What happens to trafficking survivors who won’t go to the police?

In Spain, the system focuses on criminal prosecutions of traffickers - not on survivors’ human rights. This fails women, and must change.

Gema Fernández
30 July 2019, 4.33pm
Spanish police in Madrid, Spain 2014.
Photo: Flickr/Contando Estrelas. CC BY-SA 2.0. Some rights reserved.

Lily arrived in Barcelona from Moldova in 2012, when she was only 23. Soon after, she reportedly told the Spanish police that she was a trafficking victim and requested assistance. But, when they asked her to name her traffickers, she recanted, seemingly afraid that the trafficking network would hurt her children if she gave them up.

Lily never attempted to make another police report. But she never stopped asking for help. For seven years, she explained her situation to anyone who would listen. Organisations, lawyers, social workers, elected officials, even her neighbours knew that Lily was being sexually exploited by traffickers.

But time and again, Lily was told that unless she reported her traffickers to the police, the system could not protect her. In early April 2019, her trafficker beat her so badly she ended up in the hospital. Once there, she was also diagnosed with leukaemia, though she died from those injuries.

Soon after, Laura Pérez, a Barcelona city councillor, with a brief covering international relations, feminisms and LGTBI rights, said that Lily’s death revealed “the gaps in a system that failed to protect her”. They were right. Cases like Lily’s show how not all trafficking victims are protected in Spain. Not all are able to turn in their traffickers, or may be afraid to.

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Lily’s death revealed “the gaps in a system that failed to protect her”

Trafficking networks may threaten to harm children, families, or suspected informants themselves. Some people in these situations have not received information about their rights, or how to access them. They may not self-identify as victims of serious crimes and human rights abuses.

Even if they report their traffickers and cooperate with the police, the system does not eliminate their debts to these networks - or ensure that they can legally remain in Spain. When investigations are over, they may be deported and face retaliation in their home countries, from traffickers, for cooperating with the authorities - or they may be trafficked again.

But the Spanish system is not designed to protect these survivors’ human rights. Instead it is focused on combating trafficking networks.

The police are the only state agency that can officially identify someone as a trafficking victim in Spain. No other organisation, or social worker, has this power - despite their extensive expertise on these issues, and the fact that they often work closely with victims over extended periods of time.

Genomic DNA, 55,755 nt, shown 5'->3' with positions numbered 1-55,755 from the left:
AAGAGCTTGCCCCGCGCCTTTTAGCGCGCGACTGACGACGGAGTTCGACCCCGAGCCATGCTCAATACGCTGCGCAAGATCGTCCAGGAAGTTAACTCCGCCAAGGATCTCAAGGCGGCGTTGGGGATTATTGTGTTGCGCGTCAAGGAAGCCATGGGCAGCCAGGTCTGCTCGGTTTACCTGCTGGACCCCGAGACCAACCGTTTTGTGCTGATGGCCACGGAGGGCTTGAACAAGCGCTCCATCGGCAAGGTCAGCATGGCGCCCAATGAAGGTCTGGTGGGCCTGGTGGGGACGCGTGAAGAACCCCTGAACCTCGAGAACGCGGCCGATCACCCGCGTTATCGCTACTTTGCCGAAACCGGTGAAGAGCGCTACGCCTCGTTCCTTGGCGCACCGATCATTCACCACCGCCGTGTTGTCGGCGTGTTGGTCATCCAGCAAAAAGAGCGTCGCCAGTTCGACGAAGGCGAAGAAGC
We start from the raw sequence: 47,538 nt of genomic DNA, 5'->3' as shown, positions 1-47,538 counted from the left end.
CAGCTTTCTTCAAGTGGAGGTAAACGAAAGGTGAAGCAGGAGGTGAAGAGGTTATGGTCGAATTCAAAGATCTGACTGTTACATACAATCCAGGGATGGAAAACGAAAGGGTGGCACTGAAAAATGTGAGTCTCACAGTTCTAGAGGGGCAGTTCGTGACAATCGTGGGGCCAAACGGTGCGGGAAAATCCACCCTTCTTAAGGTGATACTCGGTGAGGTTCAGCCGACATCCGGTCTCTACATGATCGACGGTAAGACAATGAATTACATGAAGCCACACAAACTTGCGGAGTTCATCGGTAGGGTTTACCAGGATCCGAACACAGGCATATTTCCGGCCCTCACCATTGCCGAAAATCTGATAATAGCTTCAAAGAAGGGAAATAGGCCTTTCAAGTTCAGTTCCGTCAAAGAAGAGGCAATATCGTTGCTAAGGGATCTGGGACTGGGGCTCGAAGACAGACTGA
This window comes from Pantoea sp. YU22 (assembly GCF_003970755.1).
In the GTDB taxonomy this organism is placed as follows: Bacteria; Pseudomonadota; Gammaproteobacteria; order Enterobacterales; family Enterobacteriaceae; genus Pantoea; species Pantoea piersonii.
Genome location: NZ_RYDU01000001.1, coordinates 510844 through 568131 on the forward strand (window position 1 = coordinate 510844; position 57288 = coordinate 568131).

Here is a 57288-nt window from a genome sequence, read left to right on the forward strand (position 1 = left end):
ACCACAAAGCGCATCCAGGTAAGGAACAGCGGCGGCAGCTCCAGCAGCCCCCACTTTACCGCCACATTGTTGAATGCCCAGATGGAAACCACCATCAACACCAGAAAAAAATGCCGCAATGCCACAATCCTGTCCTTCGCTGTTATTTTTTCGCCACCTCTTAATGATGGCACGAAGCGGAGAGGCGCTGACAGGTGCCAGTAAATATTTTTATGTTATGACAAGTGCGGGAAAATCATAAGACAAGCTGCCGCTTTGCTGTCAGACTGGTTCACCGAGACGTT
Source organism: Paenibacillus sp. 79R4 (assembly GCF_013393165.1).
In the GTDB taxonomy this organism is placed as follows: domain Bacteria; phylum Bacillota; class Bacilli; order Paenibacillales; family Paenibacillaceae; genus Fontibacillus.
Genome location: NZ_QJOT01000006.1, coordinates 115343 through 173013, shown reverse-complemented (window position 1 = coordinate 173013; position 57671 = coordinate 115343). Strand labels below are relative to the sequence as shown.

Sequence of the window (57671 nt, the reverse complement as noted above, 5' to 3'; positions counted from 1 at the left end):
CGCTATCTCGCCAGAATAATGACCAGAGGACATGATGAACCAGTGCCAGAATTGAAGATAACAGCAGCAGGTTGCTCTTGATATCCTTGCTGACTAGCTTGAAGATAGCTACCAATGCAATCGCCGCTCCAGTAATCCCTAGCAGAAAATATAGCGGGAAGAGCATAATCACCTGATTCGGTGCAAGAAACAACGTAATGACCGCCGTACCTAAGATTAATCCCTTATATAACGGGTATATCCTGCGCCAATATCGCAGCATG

And what happens to people before or after they report their traffickers to the police doesn’t seem to matter to the Spanish police. Their primary focus is to get women to cooperate with criminal investigations, despite the risks this can entail. If victims do not want to, or cannot, cooperate, they fall through the cracks and receive no protection from the system.

This matters because, when victims are not officially identified as such, they may end up facing charges for crimes that trafficking networks force them to commit. Or they may be sent to immigration detention centres and later deported. Or, like Lily, they may end up dead.

The Spanish system is not designed to protect these survivors’ human rights

The only way this situation will change is if the protection system is redesigned with a human rights approach. The first step would be for the Spanish authorities to truly understand what human trafficking is - a complex phenomenon in which victims are not always free to report their traffickers. This, by no means, makes them any less worthy of protection.

Crime prosecution services can work with victims who report crimes. But Spain must provide protection for all survivors, whether or not they cooperate against the networks that targeted them. Only then will people stop becoming victims of a protection system that ignores their rights, preferring to look after its own interests (criminal convictions) instead.

Lily’s was not an isolated case. Rather it is a prime example of how our system is not working and how it can fail women who are in desperate need for support but can’t or won’t ‘collaborate’ with law enforcement.

Despite being aware of her situation as a victim of trafficking, Spanish authorities failed to protect Lily because she did not report her traffickers to the police. Her preventable death is a shocking reminder as to why such burdens cannot be placed on survivors of these crimes. It must teach us this lesson: anti-trafficking action needs to be human-rights centred.

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